I cannot emphasize this enough, and I get that most people have not directly worked on campaigns, but it needs to be understood–national committees don’t do this type of scut work on a regular basis. They don’t have the resources or the personnel to research every opponent (this is most certainly true in Republican politics, where I have ancient but actual experience).

    ReplyReply
    4
  11. Stormy Dragon says:

    In fact, Dreyfuss went so far as to post a really wonderful, publicly available substack post detailing the entire affair-de-pizza-box.

    Can we call it “The Dreyfuss Affair”? 😉

    ReplyReply
    1
  12. Scott F. says:

    @Modulo Myself:

    Also, the guy has been accused of sex trafficking, and it seems pretty credible. … The pizza box story is the least of his problems.

    This needs to be stressed. The Tate pizza box story strikes me as much less as a case of misinformation than a case of missing the point.

    And Greta owned the guy with her first clap back , so the back and forth that followed with the pizza box video was merely post-mortem twitching.

    ReplyReply
    2
  13. Matt Bernius says:

    @Andy & @Jen:
    As I brought up in my Santos follow-up one thing that came up in the aftermath of the NY Times story was a number of political researchers calling the Democrats out on their bias towards funding polls instead of research (even at the local candidate level). As I said at the time, while I cannot verify if that is the case or not, it generally struck me as feeling like it’s probably true.

    ReplyReply
    1
  14. Mikey says:

    I was afraid it was too good to be true.

    The timing was still exquisite, though.

    ReplyReply
  15. de stijl says:

    I used to date a reporter for the Des Moines Register (the only daily in town and by far the biggest paper in the state).

    This was in 2007-2008. I knew her for probably six months before we started dating. We hung out at the same places and ran into each other constantly. Mainly at The Royal Mile and Java Joe’s.

    Her beat was local politics. This was when newsroom winnowing and outright gutting was happening – the Gannett-ification of local newspapers. She was spead ludicrously thin. A few years back the local politics beat would have been four or five reporters. In 2007, after the Gannett buy-out, it was her alone. She was it. She even pitched in on police beat stories because they’d understaffed that radically.

    BTW, a reporter job at the DM Register is a plum gig. Every four years big name reporters show up en masse to report on the lead up to the Iowa Caucases. Every morning they read the Register. Every day big name rockstar reporters hit up the local reporters for contacts / tips / leads. It is utter mayhem. A sea of speculation disguised as reporting.

    I got to know her boss who was an old school curmudgeonly cuss. He was a hoot! A perpetually pissed off guy. He was fucking awesome!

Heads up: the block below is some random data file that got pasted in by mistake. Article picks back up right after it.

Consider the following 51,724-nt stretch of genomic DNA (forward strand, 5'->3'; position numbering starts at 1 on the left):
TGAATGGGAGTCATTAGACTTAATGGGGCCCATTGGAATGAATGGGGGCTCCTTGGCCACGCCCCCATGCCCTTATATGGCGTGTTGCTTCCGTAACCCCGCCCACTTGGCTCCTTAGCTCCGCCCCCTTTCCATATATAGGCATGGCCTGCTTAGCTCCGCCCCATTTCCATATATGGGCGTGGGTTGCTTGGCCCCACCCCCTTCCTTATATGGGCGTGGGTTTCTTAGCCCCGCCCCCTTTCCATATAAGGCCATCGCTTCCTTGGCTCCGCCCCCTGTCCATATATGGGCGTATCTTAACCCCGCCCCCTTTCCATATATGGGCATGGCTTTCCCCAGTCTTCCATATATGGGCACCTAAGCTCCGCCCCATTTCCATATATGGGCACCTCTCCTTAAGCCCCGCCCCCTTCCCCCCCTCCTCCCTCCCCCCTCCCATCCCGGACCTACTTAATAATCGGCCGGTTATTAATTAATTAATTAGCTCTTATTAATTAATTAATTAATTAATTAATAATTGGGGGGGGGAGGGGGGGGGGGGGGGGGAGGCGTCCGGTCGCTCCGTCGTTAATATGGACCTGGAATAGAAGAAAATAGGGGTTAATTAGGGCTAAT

The downsizing of the newsroom came to a head for her. San Diego folks were offering better money and a better job. She took it. Good on her!

    BTW, reporters get paid shitty money for the work they do. Like, shockingly low.

    ReplyReply
    1
  16. Jen says:

    @Matt Bernius: Ah, I’d missed your Santos follow-up piece (holidays were busy).

    What is interesting to me is Judd Legum’s observation that this research is considered entry-level by the Democrats. As I noted, my campaign experience is on the other side, and there are entire firms built up around sophisticated and detailed opposition research. Republicans do prioritize this, and even if the basic research is considered a slog, it’s a high priority. And candidates frequently invest a considerable amount of money in it.

    ReplyReply
  17. Jay L Gischer says:

    Good story. A great example of how stuff spreads.

    AND, I keep wondering, “Who is this Andrew Tate character? Should I know? Should I care? It doesn’t seem like it… Also, why is a guy with an English name living in Romania?”

    ReplyReply
    1
  18. JohnSF says:

    “When the legend becomes fact, print the legend”

    ReplyReply
    1
  19. Andy says:

    @Jen:

    Thanks for sharing that detail – I do not know much about such things.

    But as an outsider, it really seems crazy to me. You have parts of the party pouring buckets of money into hopeless campaigns, while basic stuff is neglected or is completely left up to the candidate. I’m ignorant of political campaigns, but it just seems obvious to me that they should rest on a foundation of polling data to understand where the electorate is as well as opposition research to understand what an opponent’s strengths and weaknesses are.

    @Jay L Gischer:

    AND, I keep wondering, “Who is this Andrew Tate character? Should I know? Should I care? It doesn’t seem like it… Also, why is a guy with an English name living in Romania?”